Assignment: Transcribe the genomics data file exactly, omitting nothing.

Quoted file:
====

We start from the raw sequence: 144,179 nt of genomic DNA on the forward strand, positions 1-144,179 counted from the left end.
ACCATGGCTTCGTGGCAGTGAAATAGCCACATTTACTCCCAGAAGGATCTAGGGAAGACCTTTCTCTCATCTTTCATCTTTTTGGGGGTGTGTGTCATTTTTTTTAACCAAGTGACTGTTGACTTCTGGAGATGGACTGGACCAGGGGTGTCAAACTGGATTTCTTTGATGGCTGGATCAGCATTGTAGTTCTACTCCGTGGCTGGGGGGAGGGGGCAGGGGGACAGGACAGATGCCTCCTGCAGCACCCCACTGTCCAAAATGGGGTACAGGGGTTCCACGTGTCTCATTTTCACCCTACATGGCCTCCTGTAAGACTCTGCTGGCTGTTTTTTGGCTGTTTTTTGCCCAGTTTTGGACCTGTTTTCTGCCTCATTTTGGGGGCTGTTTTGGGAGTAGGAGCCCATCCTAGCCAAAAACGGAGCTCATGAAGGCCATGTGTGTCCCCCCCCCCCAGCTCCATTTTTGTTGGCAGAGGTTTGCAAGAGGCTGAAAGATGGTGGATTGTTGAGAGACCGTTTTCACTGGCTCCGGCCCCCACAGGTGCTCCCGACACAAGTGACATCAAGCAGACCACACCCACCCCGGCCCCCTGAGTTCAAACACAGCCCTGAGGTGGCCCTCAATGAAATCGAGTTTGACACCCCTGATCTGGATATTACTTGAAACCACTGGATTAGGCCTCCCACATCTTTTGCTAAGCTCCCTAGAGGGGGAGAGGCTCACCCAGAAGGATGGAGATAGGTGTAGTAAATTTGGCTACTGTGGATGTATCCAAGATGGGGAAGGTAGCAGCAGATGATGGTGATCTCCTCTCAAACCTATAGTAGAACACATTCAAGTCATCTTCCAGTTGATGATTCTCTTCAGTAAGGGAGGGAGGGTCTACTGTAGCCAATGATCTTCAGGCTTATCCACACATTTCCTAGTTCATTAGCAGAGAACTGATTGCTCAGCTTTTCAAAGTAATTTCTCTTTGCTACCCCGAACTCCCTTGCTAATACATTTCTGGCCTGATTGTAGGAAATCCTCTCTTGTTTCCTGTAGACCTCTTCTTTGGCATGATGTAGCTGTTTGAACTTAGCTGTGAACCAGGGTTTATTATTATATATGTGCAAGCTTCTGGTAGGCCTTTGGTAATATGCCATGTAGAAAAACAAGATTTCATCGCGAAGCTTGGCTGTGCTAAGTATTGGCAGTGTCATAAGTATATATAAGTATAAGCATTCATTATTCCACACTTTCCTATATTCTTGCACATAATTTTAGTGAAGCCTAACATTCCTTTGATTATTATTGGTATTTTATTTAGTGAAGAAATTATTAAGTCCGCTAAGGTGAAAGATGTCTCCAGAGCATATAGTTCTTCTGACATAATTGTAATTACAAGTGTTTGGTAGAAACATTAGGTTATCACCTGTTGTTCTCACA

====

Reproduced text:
We start from the raw sequence: 144,179 nt of genomic DNA on the forward strand, positions 1-144,179 counted from the left end.
ACCATGGCTTCGTGGCAGTGAAATAGCCACATTTACTCCCAGAAGGATCTAGGGAAGACCTTTCTCTCATCTTTCATCTTTTTGGGGGTGTGTGTCATTTTTTTTAACCAAGTGACTGTTGACTTCTGGAGATGGACTGGACCAGGGGTGTCAAACTGGATTTCTTTGATGGCTGGATCAGCATTGTAGTTCTACTCCGTGGCTGGGGGGAGGGGGCAGGGGGACAGGACAGATGCCTCCTGCAGCACCCCACTGTCCAAAATGGGGTACAGGGGTTCCACGTGTCTCATTTTCACCCTACATGGCCTCCTGTAAGACTCTGCTGGCTGTTTTTTGGCTGTTTTTTGCCCAGTTTTGGACCTGTTTTCTGCCTCATTTTGGGGGCTGTTTTGGGAGTAGGAGCCCATCCTAGCCAAAAACGGAGCTCATGAAGGCCATGTGTGTCCCCCCCCCCCAGCTCCATTTTTGTTGGCAGAGGTTTGCAAGAGGCTGAAAGATGGTGGATTGTTGAGAGACCGTTTTCACTGGCTCCGGCCCCCACAGGTGCTCCCGACACAAGTGACATCAAGCAGACCACACCCACCCCGGCCCCCTGAGTTCAAACACAGCCCTGAGGTGGCCCTCAATGAAATCGAGTTTGACACCCCTGATCTGGATATTACTTGAAACCACTGGATTAGGCCTCCCACATCTTTTGCTAAGCTCCCTAGAGGGGGAGAGGCTCACCCAGAAGGATGGAGATAGGTGTAGTAAATTTGGCTACTGTGGATGTATCCAAGATGGGGAAGGTAGCAGCAGATGATGGTGATCTCCTCTCAAACCTATAGTAGAACACATTCAAGTCATCTTCCAGTTGATGATTCTCTTCAGTAAGGGAGGGAGGGTCTACTGTAGCCAATGATCTTCAGGCTTATCCACACATTTCCTAGTTCATTAGCAGAGAACTGATTGCTCAGCTTTTCAAAGTAATTTCTCTTTGCTACCCCGAACTCCCTTGCTAATACATTTCTGGCCTGATTGTAGGAAATCCTCTCTTGTTTCCTGTAGACCTCTTCTTTGGCATGATGTAGCTGTTTGAACTTAGCTGTGAACCAGGGTTTATTATTATATATGTGCAAGCTTCTGGTAGGCCTTTGGTAATATGCCATGTAGAAAAACAAGATTTCATCGCGAAGCTTGGCTGTGCTAAGTATTGGCAGTGTCATAAGTATATATAAGTATAAGCATTCATTATTCCACACTTTCCTATATTCTTGCACATAATTTTAGTGAAGCCTAACATTCCTTTGATTATTATTGGTATTTTATTTAGTGAAGAAATTATTAAGTCCGCTAAGGTGAAAGATGTCTCCAGAGCATATAGTTCTTCTGACATAATTGTAATTACAAGTGTTTGGTAGAAACATTAGGTTATCACCTGTTGTTCTCACA